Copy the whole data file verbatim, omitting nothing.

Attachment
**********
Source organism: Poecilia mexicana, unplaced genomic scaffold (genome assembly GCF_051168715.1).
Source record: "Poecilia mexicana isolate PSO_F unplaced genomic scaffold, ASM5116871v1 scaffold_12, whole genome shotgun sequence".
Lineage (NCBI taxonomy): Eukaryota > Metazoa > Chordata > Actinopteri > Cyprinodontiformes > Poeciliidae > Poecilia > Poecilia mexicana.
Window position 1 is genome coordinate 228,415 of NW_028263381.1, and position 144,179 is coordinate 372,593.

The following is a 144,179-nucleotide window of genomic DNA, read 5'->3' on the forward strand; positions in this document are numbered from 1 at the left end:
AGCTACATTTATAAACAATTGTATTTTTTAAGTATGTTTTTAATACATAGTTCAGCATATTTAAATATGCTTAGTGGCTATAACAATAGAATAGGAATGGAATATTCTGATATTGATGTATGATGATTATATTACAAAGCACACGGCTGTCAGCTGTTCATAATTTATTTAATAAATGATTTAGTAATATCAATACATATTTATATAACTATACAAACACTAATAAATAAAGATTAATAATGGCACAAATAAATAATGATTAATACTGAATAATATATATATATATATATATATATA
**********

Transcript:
Source organism: Poecilia mexicana, unplaced genomic scaffold (genome assembly GCF_051168715.1).
Source record: "Poecilia mexicana isolate PSO_F unplaced genomic scaffold, ASM5116871v1 scaffold_12, whole genome shotgun sequence".
Lineage (NCBI taxonomy): Eukaryota > Metazoa > Chordata > Actinopteri > Cyprinodontiformes > Poeciliidae > Poecilia > Poecilia mexicana.
Window position 1 is genome coordinate 228,415 of NW_028263381.1, and position 144,179 is coordinate 372,593.

The following is a 144,179-nucleotide window of genomic DNA, read 5'->3' on the forward strand; positions in this document are numbered from 1 at the left end:
AGCTACATTTATAAACAATTGTATTTTTTAAGTATGTTTTTAATACATAGTTCAGCATATTTAAATATGCTTAGTGGCTATAACAATAGAATAGGAATGGAATATTCTGATATTGATGTATGATGATTATATTACAAAGCACACGGCTGTCAGCTGTTCATAATTTATTTAATAAATGATTTAGTAATATCAATACATATTTATATAACTATACAAACACTAATAAATAAAGATTAATAATGGCACAAATAAATAATGATTAATACTGAATAATATATATATATATATATATATATA